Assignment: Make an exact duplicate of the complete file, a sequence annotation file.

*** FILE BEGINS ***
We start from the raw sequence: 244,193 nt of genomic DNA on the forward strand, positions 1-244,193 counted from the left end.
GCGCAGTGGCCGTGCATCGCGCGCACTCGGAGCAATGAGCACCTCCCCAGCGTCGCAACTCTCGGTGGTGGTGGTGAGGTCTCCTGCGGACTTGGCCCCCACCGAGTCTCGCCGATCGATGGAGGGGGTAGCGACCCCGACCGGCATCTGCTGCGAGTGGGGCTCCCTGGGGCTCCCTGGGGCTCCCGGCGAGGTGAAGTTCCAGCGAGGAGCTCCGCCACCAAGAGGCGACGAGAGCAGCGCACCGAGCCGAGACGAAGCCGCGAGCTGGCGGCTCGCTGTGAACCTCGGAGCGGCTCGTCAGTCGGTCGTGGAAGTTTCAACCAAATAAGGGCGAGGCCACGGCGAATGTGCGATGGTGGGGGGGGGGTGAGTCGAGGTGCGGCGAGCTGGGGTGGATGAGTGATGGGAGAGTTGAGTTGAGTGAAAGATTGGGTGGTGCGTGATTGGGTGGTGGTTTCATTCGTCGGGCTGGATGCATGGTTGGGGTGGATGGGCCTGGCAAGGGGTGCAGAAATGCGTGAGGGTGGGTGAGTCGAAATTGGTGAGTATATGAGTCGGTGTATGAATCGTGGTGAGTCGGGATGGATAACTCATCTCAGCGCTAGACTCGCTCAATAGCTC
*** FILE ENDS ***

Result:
We start from the raw sequence: 244,193 nt of genomic DNA on the forward strand, positions 1-244,193 counted from the left end.
GCGCAGTGGCCGTGCATCGCGCGCACTCGGAGCAATGAGCACCTCCCCAGCGTCGCAACTCTCGGTGGTGGTGGTGAGGTCTCCTGCGGACTTGGCCCCCACCGAGTCTCGCCGATCGATGGAGGGGGTAGCGACCCCGACCGGCATCTGCTGCGAGTGGGGCTCCCTGGGGCTCCCTGGGGCTCCCGGCGAGGTGAAGTTCCAGCGAGGAGCTCCGCCACCAAGAGGCGACGAGAGCAGCGCACCGAGCCGAGACGAAGCCGCGAGCTGGCGGCTCGCTGTGAACCTCGGAGCGGCTCGTCAGTCGGTCGTGGAAGTTTCAACCAAATAAGGGCGAGGCCACGGCGAATGTGCGATGGTGGGGGGGGGGTGAGTCGAGGTGCGGCGAGCTGGGGTGGATGAGTGATGGGAGAGTTGAGTTGAGTGAAAGATTGGGTGGTGCGTGATTGGGTGGTGGTTTCATTCGTCGGGCTGGATGCATGGTTGGGGTGGATGGGCCTGGCAAGGGGTGCAGAAATGCGTGAGGGTGGGTGAGTCGAAATTGGTGAGTATATGAGTCGGTGTATGAATCGTGGTGAGTCGGGATGGATAACTCATCTCAGCGCTAGACTCGCTCAATAGCTC